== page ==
The most important thing to keep in mind about this update is that your rights, and our responsibilities, under the User Agreement and Privacy Policy have changed very little. This update was spurred by an international project, rolling out now, that will make the user agreements and privacy policies for eBay platforms around the world much more consistent. This way, when you interact with any eBay platform around the world, you can be sure that very similar policies apply to you no matter where you do your transactions.

    There is one substantive change to our User Agreement I'd like to point out. We changed the "Content" and "Liability" sections to accommodate a new program we're rolling out worldwide. That program makes catalogs of content and product descriptions available to sellers, so they can easily include complete and up-to-date product information for the items they list.

    Similarly, we've revised the Privacy Policy's "Disclosure" section to make sure that the language we've used there accurately reflects the ways in which we're transferring information between companies in the eBay Inc. corporate family to streamline services, fight fraud and provide you with the best, most relevant experience when you use any of the sites or services of the eBay corporate family.

    With these changes, we continue to make sure that our legal documents are consistent with the ways our sites and services are evolving and that we meet the needs of our user community. We hope you'll agree that these changes will make the eBay sites and services work better for you. If you accept the new User Agreement and Privacy Policy, you don't need to take any action. If you do not wish to accept the new User Agreement or Privacy Policy, please refer to our Help pages for instructions on how to close your account.

    Thank you for using eBay and we look forward to many more successful transactions!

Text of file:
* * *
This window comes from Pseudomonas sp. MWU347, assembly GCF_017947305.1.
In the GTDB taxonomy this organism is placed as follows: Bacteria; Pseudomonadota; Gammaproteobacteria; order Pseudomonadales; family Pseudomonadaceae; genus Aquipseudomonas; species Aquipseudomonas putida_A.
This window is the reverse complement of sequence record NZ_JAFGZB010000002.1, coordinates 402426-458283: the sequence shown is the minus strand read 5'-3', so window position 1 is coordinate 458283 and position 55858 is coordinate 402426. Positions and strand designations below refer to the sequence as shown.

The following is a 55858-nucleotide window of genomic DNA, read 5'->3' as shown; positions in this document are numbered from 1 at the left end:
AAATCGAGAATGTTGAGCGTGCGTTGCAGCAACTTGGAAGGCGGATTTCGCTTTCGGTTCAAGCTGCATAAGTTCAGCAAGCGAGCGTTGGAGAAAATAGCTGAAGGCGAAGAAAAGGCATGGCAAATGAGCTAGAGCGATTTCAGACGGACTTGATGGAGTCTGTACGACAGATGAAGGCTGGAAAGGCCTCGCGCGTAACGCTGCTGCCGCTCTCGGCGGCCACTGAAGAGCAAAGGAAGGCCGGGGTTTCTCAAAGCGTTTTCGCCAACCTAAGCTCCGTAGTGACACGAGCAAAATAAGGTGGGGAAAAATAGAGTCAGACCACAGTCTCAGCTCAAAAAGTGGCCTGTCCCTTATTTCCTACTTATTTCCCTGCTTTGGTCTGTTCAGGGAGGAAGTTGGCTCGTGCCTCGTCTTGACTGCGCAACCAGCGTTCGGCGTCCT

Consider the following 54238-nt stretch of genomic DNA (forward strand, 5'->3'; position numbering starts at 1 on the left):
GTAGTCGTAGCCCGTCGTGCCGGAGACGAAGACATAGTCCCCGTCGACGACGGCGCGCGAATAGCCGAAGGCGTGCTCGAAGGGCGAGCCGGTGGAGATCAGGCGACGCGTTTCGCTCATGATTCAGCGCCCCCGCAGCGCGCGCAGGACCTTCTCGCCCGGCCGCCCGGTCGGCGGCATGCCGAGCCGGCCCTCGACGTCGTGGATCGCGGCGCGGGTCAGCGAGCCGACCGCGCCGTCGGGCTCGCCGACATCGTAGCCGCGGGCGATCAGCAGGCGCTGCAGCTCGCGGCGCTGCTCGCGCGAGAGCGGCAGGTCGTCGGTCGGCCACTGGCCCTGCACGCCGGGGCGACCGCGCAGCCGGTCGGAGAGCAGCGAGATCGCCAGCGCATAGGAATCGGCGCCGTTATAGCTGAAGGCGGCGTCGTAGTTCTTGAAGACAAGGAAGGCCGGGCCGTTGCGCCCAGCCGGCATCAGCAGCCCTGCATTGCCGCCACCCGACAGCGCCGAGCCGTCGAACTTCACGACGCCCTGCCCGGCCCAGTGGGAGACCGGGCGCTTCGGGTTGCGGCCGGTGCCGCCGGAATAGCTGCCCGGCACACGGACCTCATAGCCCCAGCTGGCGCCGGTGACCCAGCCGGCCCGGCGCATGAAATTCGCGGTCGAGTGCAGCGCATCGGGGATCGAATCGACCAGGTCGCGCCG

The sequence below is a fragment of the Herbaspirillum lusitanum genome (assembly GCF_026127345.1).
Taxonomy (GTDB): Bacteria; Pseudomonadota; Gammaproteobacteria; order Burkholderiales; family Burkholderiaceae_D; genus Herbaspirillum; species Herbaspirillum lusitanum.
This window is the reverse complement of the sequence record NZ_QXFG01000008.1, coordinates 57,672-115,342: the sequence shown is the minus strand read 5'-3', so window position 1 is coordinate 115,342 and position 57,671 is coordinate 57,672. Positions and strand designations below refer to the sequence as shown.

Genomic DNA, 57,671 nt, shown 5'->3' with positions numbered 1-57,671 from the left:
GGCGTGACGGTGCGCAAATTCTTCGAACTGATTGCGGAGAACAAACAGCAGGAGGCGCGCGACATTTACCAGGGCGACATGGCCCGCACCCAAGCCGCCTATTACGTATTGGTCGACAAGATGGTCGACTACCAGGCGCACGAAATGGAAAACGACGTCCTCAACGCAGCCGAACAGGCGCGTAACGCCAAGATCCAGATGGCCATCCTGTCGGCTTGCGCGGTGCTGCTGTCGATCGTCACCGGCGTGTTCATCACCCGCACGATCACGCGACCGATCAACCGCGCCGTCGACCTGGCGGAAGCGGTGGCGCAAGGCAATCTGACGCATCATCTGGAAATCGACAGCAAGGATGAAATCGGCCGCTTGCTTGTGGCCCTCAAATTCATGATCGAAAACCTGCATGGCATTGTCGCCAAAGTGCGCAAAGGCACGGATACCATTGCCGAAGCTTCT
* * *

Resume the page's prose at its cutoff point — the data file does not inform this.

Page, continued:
Sincerely,

    Scott Shipman Senior Counsel -- Global Privacy Practices eBay Inc.

    The important change is in the liability section:

    Liability
    You will not hold eBay responsible for other users' content, actions or inactions, or items they list. You acknowledge that we are not a traditional auctioneer. Instead, the sites are a venue to allow anyone to offer, sell, and buy just about anything, at anytime, from anywhere, in a variety of pricing formats and venues, such as stores, fixed price formats and auction-style formats. We are not involved in the actual transaction between buyers and sellers. We have no control over and do not guarantee the quality, safety or legality of items advertised, the truth or accuracy of users' content or listings, the ability of sellers to sell items, the ability of buyers to pay for items, or that a buyer or seller will actually complete a transaction.

    We do not transfer legal ownership of items from the seller to the buyer, and nothing in this agreement shall modify the governing provisions of California Commercial Code 2401(2) and Uniform Commercial Code 2-401(2), under which legal ownership of an item is transferred upon physical delivery of the item to the buyer by the seller. Unless the buyer and the seller agree otherwise, the buyer will become the item's lawful owner upon physical receipt of the item from the seller, in accordance with California Commercial Code 2401(2) and Uniform Commercial Code 2-401(2). Further, we cannot guarantee continuous or secure access to our services, and operation of the sites may be interfered with by numerous factors outside of our control. According

  • Stupid and dangerous (Score:5, Interesting)

    by khton (1146311) on Tuesday July 01, 2008 @10:51AM (#24016785)

    This is not the first time that French courts show a complete misunderstanding of how the Internet works... And this goes even further than net economics.

    Most french used cars are still sold via a single newspaper called "La Centrale des Particuliers". Should this newspaper verify that each car is rightfully owned by its seller ? I cannot imagine any judge trying to enforce this...

    Hopefully, this judgment shall be broken by the "Cour de Cassation", because it does not make any sense. Maybe the judge was only trying to get some publicity. This happens a lot,

    • Re: (Score:3, Insightful)

      by DerekLyons (302214)

      This is not the first time that French courts show a complete misunderstanding of how the Internet works...


      I sometimes think rather the opposite is the problem... The 'net and many of it's denizens don't understand how the real world works and don't think they should have to anyhow. As if the 'net was some free form construct completely unconnected to the real world.

  • by jd.schmidt (919212) on Tuesday July 01, 2008 @10:52AM (#24016791)